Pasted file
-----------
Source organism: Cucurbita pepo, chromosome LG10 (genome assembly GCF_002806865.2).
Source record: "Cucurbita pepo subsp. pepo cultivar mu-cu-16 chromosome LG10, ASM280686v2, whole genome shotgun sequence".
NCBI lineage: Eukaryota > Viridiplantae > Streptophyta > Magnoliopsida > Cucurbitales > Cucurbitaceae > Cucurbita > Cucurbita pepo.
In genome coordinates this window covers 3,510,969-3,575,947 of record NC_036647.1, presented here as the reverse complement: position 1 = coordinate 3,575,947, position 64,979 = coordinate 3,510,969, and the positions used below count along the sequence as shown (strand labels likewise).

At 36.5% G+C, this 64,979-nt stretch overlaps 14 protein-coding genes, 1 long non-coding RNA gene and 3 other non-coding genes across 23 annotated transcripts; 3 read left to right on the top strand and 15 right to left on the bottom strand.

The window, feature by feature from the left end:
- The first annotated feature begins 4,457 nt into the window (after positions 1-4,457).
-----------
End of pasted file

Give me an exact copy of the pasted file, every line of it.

Source organism: Cucurbita pepo, chromosome LG10 (genome assembly GCF_002806865.2).
Source record: "Cucurbita pepo subsp. pepo cultivar mu-cu-16 chromosome LG10, ASM280686v2, whole genome shotgun sequence".
NCBI lineage: Eukaryota > Viridiplantae > Streptophyta > Magnoliopsida > Cucurbitales > Cucurbitaceae > Cucurbita > Cucurbita pepo.
In genome coordinates this window covers 3,510,969-3,575,947 of record NC_036647.1, presented here as the reverse complement: position 1 = coordinate 3,575,947, position 64,979 = coordinate 3,510,969, and the positions used below count along the sequence as shown (strand labels likewise).

At 36.5% G+C, this 64,979-nt stretch overlaps 14 protein-coding genes, 1 long non-coding RNA gene and 3 other non-coding genes across 23 annotated transcripts; 3 read left to right on the top strand and 15 right to left on the bottom strand.

The window, feature by feature from the left end:
- The first annotated feature begins 4,457 nt into the window (after positions 1-4,457).